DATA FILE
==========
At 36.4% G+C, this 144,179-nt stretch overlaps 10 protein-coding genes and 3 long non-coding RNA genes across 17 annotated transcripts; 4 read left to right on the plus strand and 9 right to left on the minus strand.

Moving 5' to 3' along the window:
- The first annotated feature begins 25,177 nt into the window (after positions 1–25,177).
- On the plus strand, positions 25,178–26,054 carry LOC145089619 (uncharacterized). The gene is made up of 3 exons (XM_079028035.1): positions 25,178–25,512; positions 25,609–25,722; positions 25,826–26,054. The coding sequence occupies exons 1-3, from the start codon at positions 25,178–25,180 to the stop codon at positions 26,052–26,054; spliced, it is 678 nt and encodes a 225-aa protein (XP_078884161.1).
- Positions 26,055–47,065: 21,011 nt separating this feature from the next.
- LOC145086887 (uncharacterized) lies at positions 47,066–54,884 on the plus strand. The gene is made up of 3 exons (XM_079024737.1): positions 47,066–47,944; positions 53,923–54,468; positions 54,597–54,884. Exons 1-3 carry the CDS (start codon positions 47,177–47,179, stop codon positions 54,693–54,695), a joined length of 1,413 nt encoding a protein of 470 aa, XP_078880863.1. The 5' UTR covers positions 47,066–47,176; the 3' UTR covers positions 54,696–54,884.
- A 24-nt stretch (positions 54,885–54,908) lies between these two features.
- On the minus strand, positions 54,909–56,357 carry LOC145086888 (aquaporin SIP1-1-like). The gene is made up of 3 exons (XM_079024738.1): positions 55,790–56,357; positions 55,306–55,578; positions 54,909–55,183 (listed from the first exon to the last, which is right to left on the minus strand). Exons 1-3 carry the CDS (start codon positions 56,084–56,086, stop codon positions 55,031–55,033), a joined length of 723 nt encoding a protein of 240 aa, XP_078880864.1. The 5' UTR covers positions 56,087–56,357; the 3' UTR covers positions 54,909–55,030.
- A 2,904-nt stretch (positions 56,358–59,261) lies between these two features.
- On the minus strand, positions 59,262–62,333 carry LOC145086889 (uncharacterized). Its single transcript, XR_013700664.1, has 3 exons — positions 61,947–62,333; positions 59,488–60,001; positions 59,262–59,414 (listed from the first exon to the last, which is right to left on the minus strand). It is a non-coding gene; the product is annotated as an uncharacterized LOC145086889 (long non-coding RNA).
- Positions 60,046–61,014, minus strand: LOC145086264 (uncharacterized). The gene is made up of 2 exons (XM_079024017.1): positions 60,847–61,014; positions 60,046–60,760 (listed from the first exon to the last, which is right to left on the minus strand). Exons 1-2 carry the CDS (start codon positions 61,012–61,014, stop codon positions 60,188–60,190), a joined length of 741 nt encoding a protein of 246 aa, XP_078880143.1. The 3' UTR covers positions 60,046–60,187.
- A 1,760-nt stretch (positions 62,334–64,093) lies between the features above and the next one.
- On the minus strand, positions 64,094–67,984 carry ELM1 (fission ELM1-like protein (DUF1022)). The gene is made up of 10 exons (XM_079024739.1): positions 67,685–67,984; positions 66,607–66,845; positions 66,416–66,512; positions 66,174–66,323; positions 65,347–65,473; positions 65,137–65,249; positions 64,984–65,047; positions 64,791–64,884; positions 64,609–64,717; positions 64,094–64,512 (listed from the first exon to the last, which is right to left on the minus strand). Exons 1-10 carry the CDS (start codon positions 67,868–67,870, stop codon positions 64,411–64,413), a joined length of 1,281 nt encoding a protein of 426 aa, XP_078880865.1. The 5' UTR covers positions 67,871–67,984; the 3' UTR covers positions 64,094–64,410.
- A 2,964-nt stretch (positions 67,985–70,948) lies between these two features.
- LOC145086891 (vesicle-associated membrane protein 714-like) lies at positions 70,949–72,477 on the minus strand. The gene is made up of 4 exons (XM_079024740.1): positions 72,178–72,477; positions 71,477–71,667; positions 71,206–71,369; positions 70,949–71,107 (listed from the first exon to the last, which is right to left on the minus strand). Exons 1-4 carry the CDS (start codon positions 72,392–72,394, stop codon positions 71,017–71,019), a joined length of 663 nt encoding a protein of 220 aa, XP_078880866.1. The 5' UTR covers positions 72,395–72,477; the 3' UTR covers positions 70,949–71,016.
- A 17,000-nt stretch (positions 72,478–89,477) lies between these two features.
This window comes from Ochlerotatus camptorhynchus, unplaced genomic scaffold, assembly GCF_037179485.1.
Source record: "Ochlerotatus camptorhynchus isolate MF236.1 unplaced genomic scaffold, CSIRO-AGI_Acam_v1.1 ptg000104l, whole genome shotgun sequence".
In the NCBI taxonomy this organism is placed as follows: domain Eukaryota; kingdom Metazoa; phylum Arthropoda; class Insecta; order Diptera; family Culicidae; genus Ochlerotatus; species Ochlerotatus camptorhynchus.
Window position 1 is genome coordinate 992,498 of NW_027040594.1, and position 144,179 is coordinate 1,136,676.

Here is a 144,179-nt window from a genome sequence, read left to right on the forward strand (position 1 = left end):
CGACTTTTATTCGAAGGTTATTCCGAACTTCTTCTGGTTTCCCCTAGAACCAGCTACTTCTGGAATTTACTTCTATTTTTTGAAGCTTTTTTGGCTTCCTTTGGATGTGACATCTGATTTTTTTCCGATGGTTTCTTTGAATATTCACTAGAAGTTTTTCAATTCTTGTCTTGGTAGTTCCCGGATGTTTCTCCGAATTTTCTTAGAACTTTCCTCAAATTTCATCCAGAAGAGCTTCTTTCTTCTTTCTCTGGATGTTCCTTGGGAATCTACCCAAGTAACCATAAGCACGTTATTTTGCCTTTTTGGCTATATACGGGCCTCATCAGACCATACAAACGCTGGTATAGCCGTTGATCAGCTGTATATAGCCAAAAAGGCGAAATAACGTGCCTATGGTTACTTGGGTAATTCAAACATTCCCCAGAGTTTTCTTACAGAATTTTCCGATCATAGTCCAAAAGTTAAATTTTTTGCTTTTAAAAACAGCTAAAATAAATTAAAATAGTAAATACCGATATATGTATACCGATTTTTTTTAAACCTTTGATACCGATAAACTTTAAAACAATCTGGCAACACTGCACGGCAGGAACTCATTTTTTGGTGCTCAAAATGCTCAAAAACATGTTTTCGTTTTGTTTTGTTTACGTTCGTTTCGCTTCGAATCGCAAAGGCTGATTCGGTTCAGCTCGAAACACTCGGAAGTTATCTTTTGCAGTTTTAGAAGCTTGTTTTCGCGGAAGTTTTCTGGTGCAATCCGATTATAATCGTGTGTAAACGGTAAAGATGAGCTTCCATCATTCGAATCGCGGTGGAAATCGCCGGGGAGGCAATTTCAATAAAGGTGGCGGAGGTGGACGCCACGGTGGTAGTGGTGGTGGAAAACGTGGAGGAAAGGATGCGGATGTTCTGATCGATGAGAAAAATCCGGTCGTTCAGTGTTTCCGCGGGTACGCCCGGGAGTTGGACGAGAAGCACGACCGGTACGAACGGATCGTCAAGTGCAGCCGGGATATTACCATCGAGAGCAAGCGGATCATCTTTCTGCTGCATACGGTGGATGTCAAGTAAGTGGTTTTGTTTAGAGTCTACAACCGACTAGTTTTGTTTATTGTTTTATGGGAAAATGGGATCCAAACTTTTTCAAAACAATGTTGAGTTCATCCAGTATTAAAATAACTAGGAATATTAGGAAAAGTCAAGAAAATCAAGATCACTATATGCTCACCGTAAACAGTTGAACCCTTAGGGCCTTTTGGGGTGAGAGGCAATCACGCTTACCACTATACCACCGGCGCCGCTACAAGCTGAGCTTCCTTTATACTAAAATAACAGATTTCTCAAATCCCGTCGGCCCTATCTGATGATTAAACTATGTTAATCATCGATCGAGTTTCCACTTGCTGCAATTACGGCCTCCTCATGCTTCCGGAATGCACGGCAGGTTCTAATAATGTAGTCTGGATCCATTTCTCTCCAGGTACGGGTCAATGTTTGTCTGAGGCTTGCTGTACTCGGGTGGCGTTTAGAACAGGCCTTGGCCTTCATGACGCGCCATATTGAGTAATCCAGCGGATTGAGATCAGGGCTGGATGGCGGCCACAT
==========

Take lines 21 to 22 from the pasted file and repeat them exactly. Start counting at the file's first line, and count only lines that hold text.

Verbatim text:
Here is a 144,179-nt window from a genome sequence, read left to right on the forward strand (position 1 = left end):
CGACTTTTATTCGAAGGTTATTCCGAACTTCTTCTGGTTTCCCCTAGAACCAGCTACTTCTGGAATTTACTTCTATTTTTTGAAGCTTTTTTGGCTTCCTTTGGATGTGACATCTGATTTTTTTCCGATGGTTTCTTTGAATATTCACTAGAAGTTTTTCAATTCTTGTCTTGGTAGTTCCCGGATGTTTCTCCGAATTTTCTTAGAACTTTCCTCAAATTTCATCCAGAAGAGCTTCTTTCTTCTTTCTCTGGATGTTCCTTGGGAATCTACCCAAGTAACCATAAGCACGTTATTTTGCCTTTTTGGCTATATACGGGCCTCATCAGACCATACAAACGCTGGTATAGCCGTTGATCAGCTGTATATAGCCAAAAAGGCGAAATAACGTGCCTATGGTTACTTGGGTAATTCAAACATTCCCCAGAGTTTTCTTACAGAATTTTCCGATCATAGTCCAAAAGTTAAATTTTTTGCTTTTAAAAACAGCTAAAATAAATTAAAATAGTAAATACCGATATATGTATACCGATTTTTTTTAAACCTTTGATACCGATAAACTTTAAAACAATCTGGCAACACTGCACGGCAGGAACTCATTTTTTGGTGCTCAAAATGCTCAAAAACATGTTTTCGTTTTGTTTTGTTTACGTTCGTTTCGCTTCGAATCGCAAAGGCTGATTCGGTTCAGCTCGAAACACTCGGAAGTTATCTTTTGCAGTTTTAGAAGCTTGTTTTCGCGGAAGTTTTCTGGTGCAATCCGATTATAATCGTGTGTAAACGGTAAAGATGAGCTTCCATCATTCGAATCGCGGTGGAAATCGCCGGGGAGGCAATTTCAATAAAGGTGGCGGAGGTGGACGCCACGGTGGTAGTGGTGGTGGAAAACGTGGAGGAAAGGATGCGGATGTTCTGATCGATGAGAAAAATCCGGTCGTTCAGTGTTTCCGCGGGTACGCCCGGGAGTTGGACGAGAAGCACGACCGGTACGAACGGATCGTCAAGTGCAGCCGGGATATTACCATCGAGAGCAAGCGGATCATCTTTCTGCTGCATACGGTGGATGTCAAGTAAGTGGTTTTGTTTAGAGTCTACAACCGACTAGTTTTGTTTATTGTTTTATGGGAAAATGGGATCCAAACTTTTTCAAAACAATGTTGAGTTCATCCAGTATTAAAATAACTAGGAATATTAGGAAAAGTCAAGAAAATCAAGATCACTATATGCTCACCGTAAACAGTTGAACCCTTAGGGCCTTTTGGGGTGAGAGGCAATCACGCTTACCACTATACCACCGGCGCCGCTACAAGCTGAGCTTCCTTTATACTAAAATAACAGATTTCTCAAATCCCGTCGGCCCTATCTGATGATTAAACTATGTTAATCATCGATCGAGTTTCCACTTGCTGCAATTACGGCCTCCTCATGCTTCCGGAATGCACGGCAGGTTCTAATAATGTAGTCTGGATCCATTTCTCTCCAGGTACGGGTCAATGTTTGTCTGAGGCTTGCTGTACTCGGGTGGCGTTTAGAACAGGCCTTGGCCTTCATGACGCGCCATATTGAGTAATCCAGCGGATTGAGATCAGGGCTGGATGGCGGCCACAT